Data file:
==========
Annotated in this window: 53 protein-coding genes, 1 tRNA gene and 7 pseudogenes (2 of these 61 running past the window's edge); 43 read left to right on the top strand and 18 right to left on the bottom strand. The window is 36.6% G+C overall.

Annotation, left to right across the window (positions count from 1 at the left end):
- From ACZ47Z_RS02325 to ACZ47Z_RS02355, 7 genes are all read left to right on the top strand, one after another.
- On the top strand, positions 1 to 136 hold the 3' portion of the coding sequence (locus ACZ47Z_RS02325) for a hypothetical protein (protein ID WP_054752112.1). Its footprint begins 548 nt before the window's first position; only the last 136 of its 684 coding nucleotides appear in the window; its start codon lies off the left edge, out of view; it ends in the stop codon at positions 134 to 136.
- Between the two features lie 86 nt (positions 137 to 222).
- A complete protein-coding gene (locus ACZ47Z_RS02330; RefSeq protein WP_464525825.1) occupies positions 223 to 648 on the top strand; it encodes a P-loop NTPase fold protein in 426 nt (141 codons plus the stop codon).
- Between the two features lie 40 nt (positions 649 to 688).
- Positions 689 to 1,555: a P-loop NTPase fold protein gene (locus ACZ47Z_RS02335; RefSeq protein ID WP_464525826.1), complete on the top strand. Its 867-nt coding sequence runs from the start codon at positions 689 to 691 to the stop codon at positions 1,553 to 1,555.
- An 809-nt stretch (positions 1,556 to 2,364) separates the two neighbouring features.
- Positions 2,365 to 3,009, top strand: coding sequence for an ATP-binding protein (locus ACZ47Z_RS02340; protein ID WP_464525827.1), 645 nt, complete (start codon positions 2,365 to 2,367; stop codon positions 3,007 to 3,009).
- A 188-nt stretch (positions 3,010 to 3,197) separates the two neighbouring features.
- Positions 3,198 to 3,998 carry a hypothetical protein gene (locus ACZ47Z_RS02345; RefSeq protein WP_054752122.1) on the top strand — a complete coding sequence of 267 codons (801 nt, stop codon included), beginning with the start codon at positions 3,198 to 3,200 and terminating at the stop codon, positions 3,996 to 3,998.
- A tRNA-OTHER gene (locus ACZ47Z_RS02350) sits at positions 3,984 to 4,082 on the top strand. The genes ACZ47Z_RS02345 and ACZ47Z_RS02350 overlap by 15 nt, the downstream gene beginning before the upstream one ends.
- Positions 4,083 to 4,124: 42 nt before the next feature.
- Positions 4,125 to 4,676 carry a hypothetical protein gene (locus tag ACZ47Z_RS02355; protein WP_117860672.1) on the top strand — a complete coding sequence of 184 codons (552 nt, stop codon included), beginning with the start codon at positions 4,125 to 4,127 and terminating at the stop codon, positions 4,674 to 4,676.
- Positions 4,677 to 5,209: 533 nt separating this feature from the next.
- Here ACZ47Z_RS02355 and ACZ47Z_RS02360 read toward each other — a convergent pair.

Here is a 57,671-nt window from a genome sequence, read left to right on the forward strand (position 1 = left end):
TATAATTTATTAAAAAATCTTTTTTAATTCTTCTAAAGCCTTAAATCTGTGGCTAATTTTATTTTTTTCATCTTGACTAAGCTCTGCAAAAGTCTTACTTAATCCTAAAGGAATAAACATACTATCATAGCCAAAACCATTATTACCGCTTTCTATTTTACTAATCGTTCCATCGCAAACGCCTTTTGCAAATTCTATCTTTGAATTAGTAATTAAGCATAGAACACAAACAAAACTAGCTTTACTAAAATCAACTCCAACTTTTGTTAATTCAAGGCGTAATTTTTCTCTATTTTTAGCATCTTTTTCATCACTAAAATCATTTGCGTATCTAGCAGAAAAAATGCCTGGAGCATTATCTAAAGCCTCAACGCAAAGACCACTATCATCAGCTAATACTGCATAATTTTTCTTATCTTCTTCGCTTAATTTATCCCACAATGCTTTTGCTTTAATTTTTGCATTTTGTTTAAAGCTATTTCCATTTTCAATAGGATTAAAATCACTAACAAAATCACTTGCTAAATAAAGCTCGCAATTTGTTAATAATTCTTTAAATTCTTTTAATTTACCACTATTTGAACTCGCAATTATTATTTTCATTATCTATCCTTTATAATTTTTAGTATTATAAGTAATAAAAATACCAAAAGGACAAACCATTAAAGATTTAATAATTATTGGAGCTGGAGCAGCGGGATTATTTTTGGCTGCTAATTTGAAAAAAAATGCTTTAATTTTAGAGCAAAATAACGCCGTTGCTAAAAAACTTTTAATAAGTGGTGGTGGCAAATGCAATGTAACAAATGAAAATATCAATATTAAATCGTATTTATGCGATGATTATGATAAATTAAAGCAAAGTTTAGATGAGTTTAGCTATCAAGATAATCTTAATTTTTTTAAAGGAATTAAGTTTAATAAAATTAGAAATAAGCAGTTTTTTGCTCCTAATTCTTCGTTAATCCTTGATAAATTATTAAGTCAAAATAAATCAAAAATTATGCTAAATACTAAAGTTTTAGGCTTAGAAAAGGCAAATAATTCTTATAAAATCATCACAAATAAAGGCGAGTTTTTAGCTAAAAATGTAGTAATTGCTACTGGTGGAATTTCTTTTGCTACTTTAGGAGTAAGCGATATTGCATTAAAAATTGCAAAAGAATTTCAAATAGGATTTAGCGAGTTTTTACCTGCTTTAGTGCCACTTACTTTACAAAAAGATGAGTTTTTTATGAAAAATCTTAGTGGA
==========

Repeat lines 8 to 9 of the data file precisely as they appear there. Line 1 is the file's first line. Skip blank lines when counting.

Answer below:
- Positions 689 to 1,555: a P-loop NTPase fold protein gene (locus ACZ47Z_RS02335; RefSeq protein ID WP_464525826.1), complete on the top strand. Its 867-nt coding sequence runs from the start codon at positions 689 to 691 to the stop codon at positions 1,553 to 1,555.
- An 809-nt stretch (positions 1,556 to 2,364) separates the two neighbouring features.